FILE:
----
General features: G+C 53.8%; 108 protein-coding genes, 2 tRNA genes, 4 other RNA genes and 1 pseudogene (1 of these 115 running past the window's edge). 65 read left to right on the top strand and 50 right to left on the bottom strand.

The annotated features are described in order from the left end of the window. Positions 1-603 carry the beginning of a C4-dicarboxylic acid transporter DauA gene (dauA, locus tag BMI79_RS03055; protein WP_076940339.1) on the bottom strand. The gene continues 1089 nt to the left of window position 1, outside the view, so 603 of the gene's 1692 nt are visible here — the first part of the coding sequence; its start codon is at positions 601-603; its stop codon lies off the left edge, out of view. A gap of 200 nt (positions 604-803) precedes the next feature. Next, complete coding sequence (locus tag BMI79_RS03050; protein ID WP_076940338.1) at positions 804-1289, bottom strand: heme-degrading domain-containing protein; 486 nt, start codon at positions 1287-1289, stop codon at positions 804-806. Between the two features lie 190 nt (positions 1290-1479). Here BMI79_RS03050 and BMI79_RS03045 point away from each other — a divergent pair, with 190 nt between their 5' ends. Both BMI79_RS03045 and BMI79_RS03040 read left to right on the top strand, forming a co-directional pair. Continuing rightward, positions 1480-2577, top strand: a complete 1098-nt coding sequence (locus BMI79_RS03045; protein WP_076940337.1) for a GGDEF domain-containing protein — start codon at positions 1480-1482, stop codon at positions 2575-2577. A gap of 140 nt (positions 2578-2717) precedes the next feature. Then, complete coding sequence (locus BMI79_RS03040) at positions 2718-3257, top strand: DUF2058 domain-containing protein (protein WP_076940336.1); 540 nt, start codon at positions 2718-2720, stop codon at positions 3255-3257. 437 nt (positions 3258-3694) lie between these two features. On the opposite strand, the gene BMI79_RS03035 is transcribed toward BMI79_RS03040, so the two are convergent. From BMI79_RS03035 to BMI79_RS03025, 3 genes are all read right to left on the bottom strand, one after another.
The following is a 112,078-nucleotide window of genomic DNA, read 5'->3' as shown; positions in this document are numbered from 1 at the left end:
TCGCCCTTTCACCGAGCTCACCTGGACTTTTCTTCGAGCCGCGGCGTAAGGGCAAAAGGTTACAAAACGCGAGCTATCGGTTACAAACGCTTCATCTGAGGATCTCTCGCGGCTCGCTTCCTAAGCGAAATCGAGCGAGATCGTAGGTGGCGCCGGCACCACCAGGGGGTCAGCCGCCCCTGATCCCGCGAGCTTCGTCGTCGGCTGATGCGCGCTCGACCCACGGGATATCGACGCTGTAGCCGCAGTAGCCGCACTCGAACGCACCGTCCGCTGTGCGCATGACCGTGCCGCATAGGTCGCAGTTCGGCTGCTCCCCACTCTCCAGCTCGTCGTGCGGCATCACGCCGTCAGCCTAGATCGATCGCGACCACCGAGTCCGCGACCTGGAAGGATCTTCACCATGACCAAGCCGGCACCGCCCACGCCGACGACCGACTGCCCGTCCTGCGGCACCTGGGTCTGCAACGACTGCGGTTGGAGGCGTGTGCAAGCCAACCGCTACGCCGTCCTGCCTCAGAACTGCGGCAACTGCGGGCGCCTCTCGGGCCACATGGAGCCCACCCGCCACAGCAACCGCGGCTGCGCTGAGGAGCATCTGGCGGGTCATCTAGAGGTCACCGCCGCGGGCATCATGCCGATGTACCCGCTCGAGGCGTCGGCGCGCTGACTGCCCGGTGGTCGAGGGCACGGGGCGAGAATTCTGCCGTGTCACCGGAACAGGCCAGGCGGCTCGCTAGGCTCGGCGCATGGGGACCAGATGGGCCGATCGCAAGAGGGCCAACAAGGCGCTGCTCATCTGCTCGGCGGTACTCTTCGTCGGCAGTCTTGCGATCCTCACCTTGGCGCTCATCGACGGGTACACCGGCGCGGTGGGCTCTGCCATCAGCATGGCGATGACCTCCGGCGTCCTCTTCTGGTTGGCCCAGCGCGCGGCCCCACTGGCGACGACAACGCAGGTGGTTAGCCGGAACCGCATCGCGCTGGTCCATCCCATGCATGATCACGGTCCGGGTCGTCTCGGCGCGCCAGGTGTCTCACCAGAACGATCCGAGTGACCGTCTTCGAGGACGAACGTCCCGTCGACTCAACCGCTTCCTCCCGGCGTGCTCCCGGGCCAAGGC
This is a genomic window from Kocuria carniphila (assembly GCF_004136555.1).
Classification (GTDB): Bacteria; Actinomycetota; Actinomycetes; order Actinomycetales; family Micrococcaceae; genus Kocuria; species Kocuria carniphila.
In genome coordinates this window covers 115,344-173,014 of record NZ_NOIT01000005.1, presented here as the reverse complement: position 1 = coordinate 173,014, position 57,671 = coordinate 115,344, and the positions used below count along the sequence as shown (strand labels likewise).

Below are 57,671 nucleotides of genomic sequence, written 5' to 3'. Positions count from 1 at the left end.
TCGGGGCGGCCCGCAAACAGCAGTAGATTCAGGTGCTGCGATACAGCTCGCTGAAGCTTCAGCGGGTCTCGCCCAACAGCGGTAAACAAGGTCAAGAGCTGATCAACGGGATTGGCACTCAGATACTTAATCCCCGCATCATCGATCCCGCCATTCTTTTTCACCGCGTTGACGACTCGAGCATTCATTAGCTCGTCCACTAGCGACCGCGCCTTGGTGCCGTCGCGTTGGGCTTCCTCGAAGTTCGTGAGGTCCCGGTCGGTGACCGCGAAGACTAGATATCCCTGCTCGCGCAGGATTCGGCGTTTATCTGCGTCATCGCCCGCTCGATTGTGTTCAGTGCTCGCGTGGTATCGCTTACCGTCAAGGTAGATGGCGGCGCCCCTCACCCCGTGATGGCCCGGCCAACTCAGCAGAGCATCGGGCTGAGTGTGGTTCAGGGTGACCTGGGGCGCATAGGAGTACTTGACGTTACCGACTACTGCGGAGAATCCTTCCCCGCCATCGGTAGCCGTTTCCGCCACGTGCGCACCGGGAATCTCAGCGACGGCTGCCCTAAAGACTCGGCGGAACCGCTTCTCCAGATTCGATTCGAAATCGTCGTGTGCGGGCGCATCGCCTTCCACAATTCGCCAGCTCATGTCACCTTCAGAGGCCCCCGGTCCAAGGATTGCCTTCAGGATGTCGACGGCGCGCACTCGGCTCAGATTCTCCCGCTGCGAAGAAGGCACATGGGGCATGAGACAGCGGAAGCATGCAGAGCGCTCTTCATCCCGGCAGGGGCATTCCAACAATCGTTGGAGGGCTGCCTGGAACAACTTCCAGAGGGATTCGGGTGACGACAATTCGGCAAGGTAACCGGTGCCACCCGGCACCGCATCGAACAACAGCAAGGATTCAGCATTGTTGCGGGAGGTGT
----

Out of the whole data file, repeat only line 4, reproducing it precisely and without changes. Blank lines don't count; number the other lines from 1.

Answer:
TCGCCCTTTCACCGAGCTCACCTGGACTTTTCTTCGAGCCGCGGCGTAAGGGCAAAAGGTTACAAAACGCGAGCTATCGGTTACAAACGCTTCATCTGAGGATCTCTCGCGGCTCGCTTCCTAAGCGAAATCGAGCGAGATCGTAGGTGGCGCCGGCACCACCAGGGGGTCAGCCGCCCCTGATCCCGCGAGCTTCGTCGTCGGCTGATGCGCGCTCGACCCACGGGATATCGACGCTGTAGCCGCAGTAGCCGCACTCGAACGCACCGTCCGCTGTGCGCATGACCGTGCCGCATAGGTCGCAGTTCGGCTGCTCCCCACTCTCCAGCTCGTCGTGCGGCATCACGCCGTCAGCCTAGATCGATCGCGACCACCGAGTCCGCGACCTGGAAGGATCTTCACCATGACCAAGCCGGCACCGCCCACGCCGACGACCGACTGCCCGTCCTGCGGCACCTGGGTCTGCAACGACTGCGGTTGGAGGCGTGTGCAAGCCAACCGCTACGCCGTCCTGCCTCAGAACTGCGGCAACTGCGGGCGCCTCTCGGGCCACATGGAGCCCACCCGCCACAGCAACCGCGGCTGCGCTGAGGAGCATCTGGCGGGTCATCTAGAGGTCACCGCCGCGGGCATCATGCCGATGTACCCGCTCGAGGCGTCGGCGCGCTGACTGCCCGGTGGTCGAGGGCACGGGGCGAGAATTCTGCCGTGTCACCGGAACAGGCCAGGCGGCTCGCTAGGCTCGGCGCATGGGGACCAGATGGGCCGATCGCAAGAGGGCCAACAAGGCGCTGCTCATCTGCTCGGCGGTACTCTTCGTCGGCAGTCTTGCGATCCTCACCTTGGCGCTCATCGACGGGTACACCGGCGCGGTGGGCTCTGCCATCAGCATGGCGATGACCTCCGGCGTCCTCTTCTGGTTGGCCCAGCGCGCGGCCCCACTGGCGACGACAACGCAGGTGGTTAGCCGGAACCGCATCGCGCTGGTCCATCCCATGCATGATCACGGTCCGGGTCGTCTCGGCGCGCCAGGTGTCTCACCAGAACGATCCGAGTGACCGTCTTCGAGGACGAACGTCCCGTCGACTCAACCGCTTCCTCCCGGCGTGCTCCCGGGCCAAGGC